A MANUAL OF THE ART OF PROSE COMPOSITION: PHR THE USE OF COLLEGES AND SOIIOOLS

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Page 165 - Yet a few days, and thee The all-beholding sun shall see no more In all his course; nor yet in the cold ground, Where thy pale form was laid, with many tears, Nor in the embrace of ocean, shall exist Thy image.
Page 165 - In all his course; nor yet in the cold ground, Where thy pale form was laid, with many tears, Nor in the embrace of ocean, shall exist Thy image. Earth, that nourished thee, shall claim Thy growth, to be resolved to earth again; And, lost each human trace, surrendering up Thine individual being shall thou go To mix forever with the elements — To be a brother to the insensible rock, And to the sluggish clod, which the rude swain Turns with his share, and treads upon.
Page 24 - Thou fool ! that which thou sowest is not quickened, except it die. And that which thou sowest, thou sowest not that body that shall be,, but bare grain, it may chance of wheat, or of some other grain. But God giveth it a body as it hath pleased him, and to every seed his own body.
Page 287 - E'en at the sound himself had made. Next Anger rushed, his eyes on fire, In lightnings owned his secret stings : In one rude clash he struck the lyre, And swept with hurried hand the strings.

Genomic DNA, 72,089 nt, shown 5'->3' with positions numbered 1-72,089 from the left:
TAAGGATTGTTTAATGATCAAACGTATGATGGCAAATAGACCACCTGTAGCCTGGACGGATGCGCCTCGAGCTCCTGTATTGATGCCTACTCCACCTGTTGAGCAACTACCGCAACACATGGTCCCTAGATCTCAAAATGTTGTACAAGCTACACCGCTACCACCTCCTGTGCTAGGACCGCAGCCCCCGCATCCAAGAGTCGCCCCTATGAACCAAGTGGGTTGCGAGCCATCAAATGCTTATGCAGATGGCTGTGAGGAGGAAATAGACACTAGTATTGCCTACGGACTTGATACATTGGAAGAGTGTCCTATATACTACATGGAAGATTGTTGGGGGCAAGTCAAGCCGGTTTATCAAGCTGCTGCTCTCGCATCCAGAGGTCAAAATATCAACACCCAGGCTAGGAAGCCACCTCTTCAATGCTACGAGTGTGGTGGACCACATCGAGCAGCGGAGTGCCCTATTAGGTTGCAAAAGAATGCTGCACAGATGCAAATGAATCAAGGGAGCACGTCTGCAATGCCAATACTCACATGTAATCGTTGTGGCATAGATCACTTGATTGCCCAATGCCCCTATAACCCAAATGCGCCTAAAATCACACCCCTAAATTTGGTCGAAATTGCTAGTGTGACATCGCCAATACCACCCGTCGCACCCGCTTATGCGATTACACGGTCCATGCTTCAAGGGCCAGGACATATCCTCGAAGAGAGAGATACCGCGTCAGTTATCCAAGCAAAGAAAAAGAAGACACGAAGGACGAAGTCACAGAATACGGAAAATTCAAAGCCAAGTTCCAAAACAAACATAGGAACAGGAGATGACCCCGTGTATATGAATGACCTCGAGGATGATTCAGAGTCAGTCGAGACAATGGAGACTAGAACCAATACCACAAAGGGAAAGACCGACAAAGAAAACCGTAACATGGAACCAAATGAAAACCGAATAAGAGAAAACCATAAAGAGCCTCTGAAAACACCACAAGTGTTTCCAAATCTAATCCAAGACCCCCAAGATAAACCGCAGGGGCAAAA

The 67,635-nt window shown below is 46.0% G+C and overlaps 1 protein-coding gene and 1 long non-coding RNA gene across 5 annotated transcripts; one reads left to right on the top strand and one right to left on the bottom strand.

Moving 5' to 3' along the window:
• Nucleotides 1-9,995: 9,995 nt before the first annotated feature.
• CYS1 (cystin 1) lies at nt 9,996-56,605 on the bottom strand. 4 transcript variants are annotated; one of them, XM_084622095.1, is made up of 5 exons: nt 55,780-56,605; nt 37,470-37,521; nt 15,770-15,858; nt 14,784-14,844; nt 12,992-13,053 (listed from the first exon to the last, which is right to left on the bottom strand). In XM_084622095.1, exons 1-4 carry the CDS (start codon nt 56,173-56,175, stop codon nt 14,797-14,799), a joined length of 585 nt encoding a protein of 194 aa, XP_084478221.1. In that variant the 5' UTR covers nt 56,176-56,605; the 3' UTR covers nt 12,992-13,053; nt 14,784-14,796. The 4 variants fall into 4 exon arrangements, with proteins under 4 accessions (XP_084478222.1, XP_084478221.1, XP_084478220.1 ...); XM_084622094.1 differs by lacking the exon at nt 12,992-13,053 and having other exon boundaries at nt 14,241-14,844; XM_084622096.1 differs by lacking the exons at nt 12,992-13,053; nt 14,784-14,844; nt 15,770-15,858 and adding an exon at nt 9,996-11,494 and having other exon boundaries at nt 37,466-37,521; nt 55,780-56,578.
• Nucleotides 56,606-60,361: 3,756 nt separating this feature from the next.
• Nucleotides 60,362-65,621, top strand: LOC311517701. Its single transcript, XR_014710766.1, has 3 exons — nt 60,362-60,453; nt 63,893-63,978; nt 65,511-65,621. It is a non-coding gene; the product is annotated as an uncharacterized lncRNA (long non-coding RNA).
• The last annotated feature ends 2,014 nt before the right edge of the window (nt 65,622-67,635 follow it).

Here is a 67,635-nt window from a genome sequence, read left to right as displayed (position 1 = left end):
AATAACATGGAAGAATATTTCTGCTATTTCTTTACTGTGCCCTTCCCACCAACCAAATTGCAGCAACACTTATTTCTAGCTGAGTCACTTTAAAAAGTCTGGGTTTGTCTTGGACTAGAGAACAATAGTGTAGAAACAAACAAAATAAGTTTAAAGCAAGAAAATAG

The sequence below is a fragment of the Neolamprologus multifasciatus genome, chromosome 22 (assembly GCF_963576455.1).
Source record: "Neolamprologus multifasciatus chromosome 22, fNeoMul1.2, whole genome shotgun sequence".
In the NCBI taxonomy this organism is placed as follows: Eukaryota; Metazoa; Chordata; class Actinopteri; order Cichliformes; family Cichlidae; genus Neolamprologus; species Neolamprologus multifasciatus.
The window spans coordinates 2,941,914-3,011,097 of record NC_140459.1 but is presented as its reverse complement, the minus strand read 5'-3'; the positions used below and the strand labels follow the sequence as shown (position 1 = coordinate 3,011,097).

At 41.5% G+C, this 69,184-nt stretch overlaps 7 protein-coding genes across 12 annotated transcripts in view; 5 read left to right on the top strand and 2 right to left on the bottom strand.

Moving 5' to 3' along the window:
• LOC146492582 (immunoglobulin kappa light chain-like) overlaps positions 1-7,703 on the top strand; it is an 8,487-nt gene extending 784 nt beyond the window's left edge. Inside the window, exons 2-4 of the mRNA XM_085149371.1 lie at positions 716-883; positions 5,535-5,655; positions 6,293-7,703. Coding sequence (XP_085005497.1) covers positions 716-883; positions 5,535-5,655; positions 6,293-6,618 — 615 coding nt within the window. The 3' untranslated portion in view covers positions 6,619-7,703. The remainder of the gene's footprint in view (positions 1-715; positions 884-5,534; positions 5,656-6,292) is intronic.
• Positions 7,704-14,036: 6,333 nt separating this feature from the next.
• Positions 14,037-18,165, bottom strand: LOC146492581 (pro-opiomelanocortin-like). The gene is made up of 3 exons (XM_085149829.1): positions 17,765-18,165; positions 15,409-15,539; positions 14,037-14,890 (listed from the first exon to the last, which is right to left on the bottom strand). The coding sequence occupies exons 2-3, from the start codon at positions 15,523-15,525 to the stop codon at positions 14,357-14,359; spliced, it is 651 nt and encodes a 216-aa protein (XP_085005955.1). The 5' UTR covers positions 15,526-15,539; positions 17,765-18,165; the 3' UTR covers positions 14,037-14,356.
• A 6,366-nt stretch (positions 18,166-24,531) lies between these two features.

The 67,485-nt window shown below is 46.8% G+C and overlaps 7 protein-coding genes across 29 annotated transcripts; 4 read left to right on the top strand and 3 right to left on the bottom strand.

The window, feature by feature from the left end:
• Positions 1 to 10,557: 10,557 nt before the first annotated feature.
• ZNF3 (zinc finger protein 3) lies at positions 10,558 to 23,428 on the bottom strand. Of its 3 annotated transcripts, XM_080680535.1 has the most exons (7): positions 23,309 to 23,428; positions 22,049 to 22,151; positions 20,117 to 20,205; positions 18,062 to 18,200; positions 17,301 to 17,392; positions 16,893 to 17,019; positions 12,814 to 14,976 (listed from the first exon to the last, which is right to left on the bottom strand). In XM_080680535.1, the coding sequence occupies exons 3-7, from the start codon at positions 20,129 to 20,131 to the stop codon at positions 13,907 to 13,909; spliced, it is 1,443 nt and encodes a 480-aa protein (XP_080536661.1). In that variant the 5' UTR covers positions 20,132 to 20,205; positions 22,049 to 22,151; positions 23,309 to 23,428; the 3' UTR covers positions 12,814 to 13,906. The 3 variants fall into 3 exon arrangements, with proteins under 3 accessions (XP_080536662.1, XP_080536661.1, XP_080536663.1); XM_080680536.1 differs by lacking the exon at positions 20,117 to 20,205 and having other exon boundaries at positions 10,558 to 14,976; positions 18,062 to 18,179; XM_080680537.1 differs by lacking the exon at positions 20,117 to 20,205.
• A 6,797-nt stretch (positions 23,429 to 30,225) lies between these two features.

Page 164 - The Curfew tolls the knell of parting day, The lowing herd wind slowly o'er the lea, The plowman homeward plods his weary way, And leaves the world to darkness and to me. Now fades the glimmering landscape on the sight, And all the air a solemn stillness holds, Save where the beetle wheels his droning flight, And drowsy tinklings lull the distant folds ; Save that from yonder ivy-mantled tow'r The moping owl does to the moon complain Of such as, wand'ring near her secret bow'r, Molest her ancient...
Page 227 - Homer was the greater genius, Virgil the better artist. In one we most admire the man, in the other the work. Homer hurries and transports us with a commanding impetuosity, Virgil leads us with an attractive majesty. Homer scatters with a generous profusion, Virgil bestows with a careful magnificence.
Page 219 - THE earth is the LORD'S, and the fulness thereof, the world, and they that dwell therein.
Page 287 - The sound must seem an echo to the sense : Soft is the strain when Zephyr gently blows, And the smooth stream in smoother numbers flows ; But when loud surges lash the sounding shore, The hoarse, rough verse should like the torrent roar : When Ajax strives some rock's vast weight to throw, The line too labours, and the words move slow ; Not so, when swift Camilla scours the plain, Flies o'er th' unbending corn, and skims along the main.
Page 203 - God ; who will render to every man according to his deeds : to them who by patient continuance in well doing seek for glory and honour and immortality, eternal life : but unto them that are contentious, and do not obey the truth, but obey unrighteousness, indignation and wrath, tribulation and anguish, upon every soul of man that doeth evil...
Page 285 - Thinks of thy fate and checks her tears. And she, the mother of thy boys. Though in her eye and faded cheek Is read the grief she will not speak, The memory of her buried Joys, And even she who gave thee birth, Will by their pilgrim-circled hearth Talk of thy doom without a sigh: For thou art freedom's now and fame's, One of the few, the immortal names, That were not born to die.

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